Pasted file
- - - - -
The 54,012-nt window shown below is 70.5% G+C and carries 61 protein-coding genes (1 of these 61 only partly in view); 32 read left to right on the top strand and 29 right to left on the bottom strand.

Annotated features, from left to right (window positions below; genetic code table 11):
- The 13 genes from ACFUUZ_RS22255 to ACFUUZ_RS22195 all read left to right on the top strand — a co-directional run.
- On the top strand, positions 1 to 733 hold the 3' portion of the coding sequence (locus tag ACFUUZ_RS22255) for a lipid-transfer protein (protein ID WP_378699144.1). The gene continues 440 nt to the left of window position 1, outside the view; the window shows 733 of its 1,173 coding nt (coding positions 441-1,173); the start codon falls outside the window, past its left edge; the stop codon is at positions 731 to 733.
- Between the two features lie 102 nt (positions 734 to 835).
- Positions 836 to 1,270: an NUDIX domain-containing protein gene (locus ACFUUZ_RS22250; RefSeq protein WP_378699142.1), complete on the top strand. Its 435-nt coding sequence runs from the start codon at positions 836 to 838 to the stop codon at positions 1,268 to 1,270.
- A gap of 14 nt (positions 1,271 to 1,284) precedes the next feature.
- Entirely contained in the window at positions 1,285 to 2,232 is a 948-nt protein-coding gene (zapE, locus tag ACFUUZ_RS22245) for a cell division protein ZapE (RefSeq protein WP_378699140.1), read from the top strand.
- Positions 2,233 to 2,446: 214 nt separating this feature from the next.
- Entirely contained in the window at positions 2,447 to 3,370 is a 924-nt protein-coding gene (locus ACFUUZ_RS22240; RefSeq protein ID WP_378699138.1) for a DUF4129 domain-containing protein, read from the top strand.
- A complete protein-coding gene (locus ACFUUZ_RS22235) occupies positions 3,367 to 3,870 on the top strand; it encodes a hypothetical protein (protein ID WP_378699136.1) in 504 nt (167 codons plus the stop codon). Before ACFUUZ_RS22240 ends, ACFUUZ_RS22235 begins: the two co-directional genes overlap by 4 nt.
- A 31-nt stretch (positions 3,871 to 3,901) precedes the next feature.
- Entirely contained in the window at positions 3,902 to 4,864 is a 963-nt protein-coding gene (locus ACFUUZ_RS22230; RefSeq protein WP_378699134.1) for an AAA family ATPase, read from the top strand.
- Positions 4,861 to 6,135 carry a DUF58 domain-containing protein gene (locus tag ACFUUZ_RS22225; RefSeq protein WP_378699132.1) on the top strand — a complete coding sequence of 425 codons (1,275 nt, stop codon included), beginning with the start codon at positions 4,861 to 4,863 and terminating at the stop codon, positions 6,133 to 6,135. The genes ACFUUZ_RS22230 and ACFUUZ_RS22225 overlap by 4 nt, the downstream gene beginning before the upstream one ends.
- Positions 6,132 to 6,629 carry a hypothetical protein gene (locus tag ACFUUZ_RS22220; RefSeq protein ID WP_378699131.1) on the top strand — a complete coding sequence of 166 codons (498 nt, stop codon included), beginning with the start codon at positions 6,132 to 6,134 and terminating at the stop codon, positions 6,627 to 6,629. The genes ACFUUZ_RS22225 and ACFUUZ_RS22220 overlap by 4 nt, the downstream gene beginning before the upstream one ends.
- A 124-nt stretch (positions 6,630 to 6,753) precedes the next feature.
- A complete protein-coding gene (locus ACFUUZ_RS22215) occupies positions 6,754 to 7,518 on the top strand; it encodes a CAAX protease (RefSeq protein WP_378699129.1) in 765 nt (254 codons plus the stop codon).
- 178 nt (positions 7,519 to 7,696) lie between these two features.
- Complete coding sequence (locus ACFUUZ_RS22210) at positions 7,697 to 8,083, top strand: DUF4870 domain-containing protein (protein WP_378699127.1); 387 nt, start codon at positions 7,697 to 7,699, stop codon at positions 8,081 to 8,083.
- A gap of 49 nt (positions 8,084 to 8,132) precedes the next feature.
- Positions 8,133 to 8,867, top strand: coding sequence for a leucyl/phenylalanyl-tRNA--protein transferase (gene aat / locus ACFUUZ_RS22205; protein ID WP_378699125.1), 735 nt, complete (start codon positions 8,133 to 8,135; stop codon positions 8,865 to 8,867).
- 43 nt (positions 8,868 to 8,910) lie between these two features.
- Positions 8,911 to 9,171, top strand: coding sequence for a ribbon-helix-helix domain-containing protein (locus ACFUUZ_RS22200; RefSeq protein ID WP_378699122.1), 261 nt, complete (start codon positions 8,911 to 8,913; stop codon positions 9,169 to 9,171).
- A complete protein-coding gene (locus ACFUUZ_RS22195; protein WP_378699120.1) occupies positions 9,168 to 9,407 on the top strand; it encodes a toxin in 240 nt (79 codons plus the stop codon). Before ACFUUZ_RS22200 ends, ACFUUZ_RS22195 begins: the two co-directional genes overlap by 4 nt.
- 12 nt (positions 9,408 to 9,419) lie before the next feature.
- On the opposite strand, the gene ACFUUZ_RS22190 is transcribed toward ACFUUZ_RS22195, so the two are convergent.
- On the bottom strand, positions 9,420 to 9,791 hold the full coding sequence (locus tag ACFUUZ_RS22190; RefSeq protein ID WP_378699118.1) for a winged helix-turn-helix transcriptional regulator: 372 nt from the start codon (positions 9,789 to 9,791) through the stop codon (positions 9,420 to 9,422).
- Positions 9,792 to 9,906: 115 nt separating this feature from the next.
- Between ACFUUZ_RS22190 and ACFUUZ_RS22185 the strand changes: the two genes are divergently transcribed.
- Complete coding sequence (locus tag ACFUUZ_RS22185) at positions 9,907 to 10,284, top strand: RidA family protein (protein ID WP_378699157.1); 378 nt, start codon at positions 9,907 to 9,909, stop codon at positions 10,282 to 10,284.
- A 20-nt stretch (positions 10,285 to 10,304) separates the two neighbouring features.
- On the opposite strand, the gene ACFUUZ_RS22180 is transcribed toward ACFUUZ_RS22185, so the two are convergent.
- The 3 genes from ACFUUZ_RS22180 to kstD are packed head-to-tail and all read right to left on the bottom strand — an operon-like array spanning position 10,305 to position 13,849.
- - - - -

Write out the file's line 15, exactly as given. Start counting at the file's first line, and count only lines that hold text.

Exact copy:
- Positions 6,132 to 6,629 carry a hypothetical protein gene (locus tag ACFUUZ_RS22220; RefSeq protein ID WP_378699131.1) on the top strand — a complete coding sequence of 166 codons (498 nt, stop codon included), beginning with the start codon at positions 6,132 to 6,134 and terminating at the stop codon, positions 6,627 to 6,629. The genes ACFUUZ_RS22225 and ACFUUZ_RS22220 overlap by 4 nt, the downstream gene beginning before the upstream one ends.